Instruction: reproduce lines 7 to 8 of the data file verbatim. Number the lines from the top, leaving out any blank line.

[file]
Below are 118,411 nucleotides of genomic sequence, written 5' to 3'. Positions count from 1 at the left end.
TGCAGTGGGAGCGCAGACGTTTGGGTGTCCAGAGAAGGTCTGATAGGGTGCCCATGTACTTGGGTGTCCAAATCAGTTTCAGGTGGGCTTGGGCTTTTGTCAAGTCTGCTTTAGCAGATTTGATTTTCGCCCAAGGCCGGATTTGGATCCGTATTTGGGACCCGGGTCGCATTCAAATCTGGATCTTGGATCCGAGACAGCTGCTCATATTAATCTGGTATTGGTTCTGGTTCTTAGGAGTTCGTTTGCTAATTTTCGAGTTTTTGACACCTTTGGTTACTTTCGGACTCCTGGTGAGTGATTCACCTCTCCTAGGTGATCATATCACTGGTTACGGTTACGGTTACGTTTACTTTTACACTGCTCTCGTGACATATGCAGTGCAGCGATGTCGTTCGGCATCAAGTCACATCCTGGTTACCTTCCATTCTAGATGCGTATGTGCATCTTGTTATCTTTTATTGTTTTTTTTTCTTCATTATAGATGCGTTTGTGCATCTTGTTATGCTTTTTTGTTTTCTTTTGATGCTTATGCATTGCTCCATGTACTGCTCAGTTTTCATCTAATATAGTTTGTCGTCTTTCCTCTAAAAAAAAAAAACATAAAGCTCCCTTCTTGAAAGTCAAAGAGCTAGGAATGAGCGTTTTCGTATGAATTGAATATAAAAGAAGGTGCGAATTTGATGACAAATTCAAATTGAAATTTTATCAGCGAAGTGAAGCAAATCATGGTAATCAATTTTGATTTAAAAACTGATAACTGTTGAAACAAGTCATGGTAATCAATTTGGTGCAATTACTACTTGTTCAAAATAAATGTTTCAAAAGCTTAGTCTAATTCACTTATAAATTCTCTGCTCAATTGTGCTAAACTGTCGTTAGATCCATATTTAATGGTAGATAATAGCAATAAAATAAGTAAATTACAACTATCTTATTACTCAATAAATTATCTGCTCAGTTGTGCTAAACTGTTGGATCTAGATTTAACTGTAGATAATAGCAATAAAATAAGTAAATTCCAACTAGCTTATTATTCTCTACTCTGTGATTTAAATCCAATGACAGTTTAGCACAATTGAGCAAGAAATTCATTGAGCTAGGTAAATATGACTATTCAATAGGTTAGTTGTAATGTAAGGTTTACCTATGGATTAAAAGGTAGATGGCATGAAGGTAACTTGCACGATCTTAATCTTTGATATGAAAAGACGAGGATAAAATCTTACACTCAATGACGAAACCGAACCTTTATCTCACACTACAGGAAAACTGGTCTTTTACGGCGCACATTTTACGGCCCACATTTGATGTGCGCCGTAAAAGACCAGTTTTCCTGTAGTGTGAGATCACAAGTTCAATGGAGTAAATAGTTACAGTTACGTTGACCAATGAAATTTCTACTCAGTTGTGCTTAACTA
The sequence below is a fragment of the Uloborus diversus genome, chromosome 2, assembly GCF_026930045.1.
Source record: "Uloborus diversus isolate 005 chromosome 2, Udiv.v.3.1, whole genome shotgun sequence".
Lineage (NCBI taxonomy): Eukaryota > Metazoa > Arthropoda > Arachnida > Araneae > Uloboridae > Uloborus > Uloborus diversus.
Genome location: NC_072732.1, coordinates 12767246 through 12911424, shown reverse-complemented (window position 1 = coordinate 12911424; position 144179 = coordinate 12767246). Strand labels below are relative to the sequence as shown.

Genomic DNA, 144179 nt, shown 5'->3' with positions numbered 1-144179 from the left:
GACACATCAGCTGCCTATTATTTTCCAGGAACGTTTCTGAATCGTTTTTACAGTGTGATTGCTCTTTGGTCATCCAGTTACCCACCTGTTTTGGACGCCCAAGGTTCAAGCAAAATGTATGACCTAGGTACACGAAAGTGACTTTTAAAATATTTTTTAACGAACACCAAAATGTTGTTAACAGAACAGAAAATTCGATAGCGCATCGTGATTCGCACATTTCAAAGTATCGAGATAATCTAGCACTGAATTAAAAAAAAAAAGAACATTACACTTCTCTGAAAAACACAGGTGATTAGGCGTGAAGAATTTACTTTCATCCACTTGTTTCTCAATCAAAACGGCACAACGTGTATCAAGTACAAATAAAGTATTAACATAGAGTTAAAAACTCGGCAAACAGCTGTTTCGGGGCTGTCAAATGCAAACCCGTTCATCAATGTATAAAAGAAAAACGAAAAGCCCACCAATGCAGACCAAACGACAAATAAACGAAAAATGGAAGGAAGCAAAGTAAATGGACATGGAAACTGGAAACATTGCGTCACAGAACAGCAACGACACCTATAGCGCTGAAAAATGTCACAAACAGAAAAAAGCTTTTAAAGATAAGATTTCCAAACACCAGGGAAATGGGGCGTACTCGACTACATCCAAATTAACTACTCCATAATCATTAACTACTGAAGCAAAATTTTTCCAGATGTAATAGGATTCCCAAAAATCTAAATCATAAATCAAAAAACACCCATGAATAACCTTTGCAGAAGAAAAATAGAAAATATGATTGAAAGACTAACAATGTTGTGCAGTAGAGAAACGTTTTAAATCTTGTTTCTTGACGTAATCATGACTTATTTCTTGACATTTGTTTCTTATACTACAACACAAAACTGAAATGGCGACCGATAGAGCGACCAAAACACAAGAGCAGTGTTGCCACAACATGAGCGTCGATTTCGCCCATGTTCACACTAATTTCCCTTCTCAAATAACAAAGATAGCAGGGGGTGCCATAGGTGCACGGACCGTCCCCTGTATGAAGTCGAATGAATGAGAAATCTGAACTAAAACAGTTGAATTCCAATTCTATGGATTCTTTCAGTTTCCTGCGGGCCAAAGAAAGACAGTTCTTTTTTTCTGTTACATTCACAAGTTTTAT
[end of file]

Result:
Genomic DNA, 144179 nt, shown 5'->3' with positions numbered 1-144179 from the left:
GACACATCAGCTGCCTATTATTTTCCAGGAACGTTTCTGAATCGTTTTTACAGTGTGATTGCTCTTTGGTCATCCAGTTACCCACCTGTTTTGGACGCCCAAGGTTCAAGCAAAATGTATGACCTAGGTACACGAAAGTGACTTTTAAAATATTTTTTAACGAACACCAAAATGTTGTTAACAGAACAGAAAATTCGATAGCGCATCGTGATTCGCACATTTCAAAGTATCGAGATAATCTAGCACTGAATTAAAAAAAAAAAGAACATTACACTTCTCTGAAAAACACAGGTGATTAGGCGTGAAGAATTTACTTTCATCCACTTGTTTCTCAATCAAAACGGCACAACGTGTATCAAGTACAAATAAAGTATTAACATAGAGTTAAAAACTCGGCAAACAGCTGTTTCGGGGCTGTCAAATGCAAACCCGTTCATCAATGTATAAAAGAAAAACGAAAAGCCCACCAATGCAGACCAAACGACAAATAAACGAAAAATGGAAGGAAGCAAAGTAAATGGACATGGAAACTGGAAACATTGCGTCACAGAACAGCAACGACACCTATAGCGCTGAAAAATGTCACAAACAGAAAAAAGCTTTTAAAGATAAGATTTCCAAACACCAGGGAAATGGGGCGTACTCGACTACATCCAAATTAACTACTCCATAATCATTAACTACTGAAGCAAAATTTTTCCAGATGTAATAGGATTCCCAAAAATCTAAATCATAAATCAAAAAACACCCATGAATAACCTTTGCAGAAGAAAAATAGAAAATATGATTGAAAGACTAACAATGTTGTGCAGTAGAGAAACGTTTTAAATCTTGTTTCTTGACGTAATCATGACTTATTTCTTGACATTTGTTTCTTATACTACAACACAAAACTGAAATGGCGACCGATAGAGCGACCAAAACACAAGAGCAGTGTTGCCACAACATGAGCGTCGATTTCGCCCATGTTCACACTAATTTCCCTTCTCAAATAACAAAGATAGCAGGGGGTGCCATAGGTGCACGGACCGTCCCCTGTATGAAGTCGAATGAATGAGAAATCTGAACTAAAACAGTTGAATTCCAATTCTATGGATTCTTTCAGTTTCCTGCGGGCCAAAGAAAGACAGTTCTTTTTTTCTGTTACATTCACAAGTTTTAT